Table 7

Summary of factors that may affect the likelihood speaking up about threats to patient safety

Knowledge base/judgement/certainty
Perceived personal responsibility for patient
Clinical autonomy; perceived agency and ability to change clinical decisions
Communication skills
Perceived efficacy of speaking up
Moral courage
Prioritisation of personal ‘likeability’
Psychological safety
  • Fear of conflict/anger

  • Anticipated emotional discomfort, fear of ‘looking stupid’ or fear of retribution

  • Potential for anonymity

Job satisfaction
Causal attribution
  • Internal/innate (personality or character trait) vs external/situation (situation/environment)

Familiarity with individual/approachability
Encouragement from senior clinicians
  • Presence of patients/families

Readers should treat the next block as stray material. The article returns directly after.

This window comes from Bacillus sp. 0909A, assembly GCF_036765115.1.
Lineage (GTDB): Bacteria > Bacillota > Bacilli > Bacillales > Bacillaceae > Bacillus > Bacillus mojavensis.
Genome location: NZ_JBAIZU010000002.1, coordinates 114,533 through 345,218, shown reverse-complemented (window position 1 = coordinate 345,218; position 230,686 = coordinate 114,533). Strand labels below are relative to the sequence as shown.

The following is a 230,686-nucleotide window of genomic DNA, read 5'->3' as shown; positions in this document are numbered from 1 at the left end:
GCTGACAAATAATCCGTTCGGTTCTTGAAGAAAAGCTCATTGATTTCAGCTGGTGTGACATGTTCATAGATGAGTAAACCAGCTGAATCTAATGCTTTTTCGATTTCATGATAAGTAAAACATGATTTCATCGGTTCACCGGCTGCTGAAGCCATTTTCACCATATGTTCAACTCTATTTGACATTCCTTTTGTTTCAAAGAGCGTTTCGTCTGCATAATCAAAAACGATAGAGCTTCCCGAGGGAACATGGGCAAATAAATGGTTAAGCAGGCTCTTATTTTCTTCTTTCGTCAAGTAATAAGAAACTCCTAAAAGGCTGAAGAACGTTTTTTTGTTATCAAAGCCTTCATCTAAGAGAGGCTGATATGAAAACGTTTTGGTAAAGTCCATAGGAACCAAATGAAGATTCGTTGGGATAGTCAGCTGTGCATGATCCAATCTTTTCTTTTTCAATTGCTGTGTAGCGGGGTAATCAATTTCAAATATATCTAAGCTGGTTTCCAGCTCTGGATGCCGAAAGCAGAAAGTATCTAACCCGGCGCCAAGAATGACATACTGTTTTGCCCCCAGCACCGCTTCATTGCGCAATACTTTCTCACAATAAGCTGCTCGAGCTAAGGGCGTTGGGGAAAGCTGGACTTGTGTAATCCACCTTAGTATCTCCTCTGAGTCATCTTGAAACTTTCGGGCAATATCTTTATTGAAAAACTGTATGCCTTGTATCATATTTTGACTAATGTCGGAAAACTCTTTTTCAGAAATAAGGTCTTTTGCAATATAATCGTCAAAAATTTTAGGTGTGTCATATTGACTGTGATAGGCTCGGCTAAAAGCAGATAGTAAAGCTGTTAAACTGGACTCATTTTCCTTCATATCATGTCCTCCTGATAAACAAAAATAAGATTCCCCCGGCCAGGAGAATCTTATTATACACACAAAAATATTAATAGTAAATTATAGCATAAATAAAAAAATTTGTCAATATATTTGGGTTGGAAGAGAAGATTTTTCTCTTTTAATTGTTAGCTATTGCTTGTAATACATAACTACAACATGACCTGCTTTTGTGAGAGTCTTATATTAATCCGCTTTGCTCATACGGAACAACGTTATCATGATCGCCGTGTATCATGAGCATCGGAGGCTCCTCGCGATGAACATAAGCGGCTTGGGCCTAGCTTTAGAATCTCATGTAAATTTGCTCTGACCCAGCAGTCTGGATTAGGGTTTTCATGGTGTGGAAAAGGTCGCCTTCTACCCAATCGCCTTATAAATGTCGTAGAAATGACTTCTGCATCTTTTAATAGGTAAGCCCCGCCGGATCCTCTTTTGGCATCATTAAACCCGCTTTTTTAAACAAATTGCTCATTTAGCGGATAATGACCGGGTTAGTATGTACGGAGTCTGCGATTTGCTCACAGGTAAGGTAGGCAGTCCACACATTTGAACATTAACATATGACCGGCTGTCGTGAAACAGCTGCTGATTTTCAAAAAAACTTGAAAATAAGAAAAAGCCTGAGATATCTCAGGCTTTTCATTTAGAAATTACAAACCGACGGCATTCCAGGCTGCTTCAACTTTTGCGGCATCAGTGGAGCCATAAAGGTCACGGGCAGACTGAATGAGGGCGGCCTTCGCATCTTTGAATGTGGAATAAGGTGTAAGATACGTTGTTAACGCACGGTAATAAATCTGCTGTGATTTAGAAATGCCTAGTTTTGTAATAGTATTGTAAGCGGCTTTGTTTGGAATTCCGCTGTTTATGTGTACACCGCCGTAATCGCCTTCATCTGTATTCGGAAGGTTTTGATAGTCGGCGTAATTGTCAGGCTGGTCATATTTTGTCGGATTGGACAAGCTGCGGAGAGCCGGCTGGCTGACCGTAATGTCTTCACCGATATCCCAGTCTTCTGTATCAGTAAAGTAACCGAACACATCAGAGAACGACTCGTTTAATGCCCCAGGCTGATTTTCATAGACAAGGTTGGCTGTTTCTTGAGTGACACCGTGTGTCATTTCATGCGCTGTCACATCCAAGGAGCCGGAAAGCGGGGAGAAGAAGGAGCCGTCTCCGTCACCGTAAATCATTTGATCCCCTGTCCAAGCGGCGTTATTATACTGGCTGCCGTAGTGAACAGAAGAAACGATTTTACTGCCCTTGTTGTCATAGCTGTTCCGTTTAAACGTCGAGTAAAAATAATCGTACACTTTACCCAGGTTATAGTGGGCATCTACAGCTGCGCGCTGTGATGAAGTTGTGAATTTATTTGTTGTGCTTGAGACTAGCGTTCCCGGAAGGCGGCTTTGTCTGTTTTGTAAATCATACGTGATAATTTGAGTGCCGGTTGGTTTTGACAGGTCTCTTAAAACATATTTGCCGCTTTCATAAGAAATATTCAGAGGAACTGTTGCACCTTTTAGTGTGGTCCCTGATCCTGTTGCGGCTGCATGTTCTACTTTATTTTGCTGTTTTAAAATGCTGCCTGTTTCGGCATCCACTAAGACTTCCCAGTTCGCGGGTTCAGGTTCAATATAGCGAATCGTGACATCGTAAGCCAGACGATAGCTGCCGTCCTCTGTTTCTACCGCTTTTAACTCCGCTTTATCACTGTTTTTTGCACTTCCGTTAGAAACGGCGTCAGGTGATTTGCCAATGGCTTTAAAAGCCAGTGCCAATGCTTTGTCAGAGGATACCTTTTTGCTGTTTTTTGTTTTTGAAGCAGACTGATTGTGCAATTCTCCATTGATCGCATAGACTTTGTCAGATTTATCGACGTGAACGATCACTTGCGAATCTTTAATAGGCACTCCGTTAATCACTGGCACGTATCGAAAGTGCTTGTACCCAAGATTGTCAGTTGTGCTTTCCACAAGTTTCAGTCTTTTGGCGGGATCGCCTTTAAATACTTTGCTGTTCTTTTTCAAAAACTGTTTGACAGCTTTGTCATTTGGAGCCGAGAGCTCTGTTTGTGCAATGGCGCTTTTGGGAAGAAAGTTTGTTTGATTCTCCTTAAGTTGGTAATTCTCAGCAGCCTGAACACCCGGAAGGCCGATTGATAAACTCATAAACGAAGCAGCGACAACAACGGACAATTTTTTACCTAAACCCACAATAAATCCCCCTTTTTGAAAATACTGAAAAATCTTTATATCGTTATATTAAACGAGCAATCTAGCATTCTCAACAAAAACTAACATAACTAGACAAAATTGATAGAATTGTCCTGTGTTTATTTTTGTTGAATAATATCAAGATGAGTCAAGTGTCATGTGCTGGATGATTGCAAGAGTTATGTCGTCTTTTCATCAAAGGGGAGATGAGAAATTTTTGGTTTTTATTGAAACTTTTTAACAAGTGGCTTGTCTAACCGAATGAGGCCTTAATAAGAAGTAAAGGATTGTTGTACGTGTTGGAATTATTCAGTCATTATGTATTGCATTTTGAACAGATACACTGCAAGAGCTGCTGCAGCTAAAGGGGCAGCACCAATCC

• Public vs private forum

Prior experience with speaking up and/or exposure to disruptive behaviour
Fear of self-alienation from team members
Fear of getting someone else in trouble
Other expected repercussions
  • Fear of poor evaluation, negative impact on reputation, etc

Individual case-based factors:
  • Potential for harm

  • Quality of evidence

  • Repeat occurrence of rule violation

  • Type of safety threat

    • ‘Traditional’ vs professionalism-related

Global environment factors:
  • Hierarchies/power dynamics

  • Patient safety culture

    • Teamwork climate

    • Safety climate

    • Speaking up climate for patient safety

    • Speaking up climate for professionalism

  • Fatigue, workload and other environmental stressors

Belief in inevitability of event
Meaningful change after speaking up
Preparation and support
  • Speaking up rubric

  • Getting help

  • Leadership

  • Positive recognition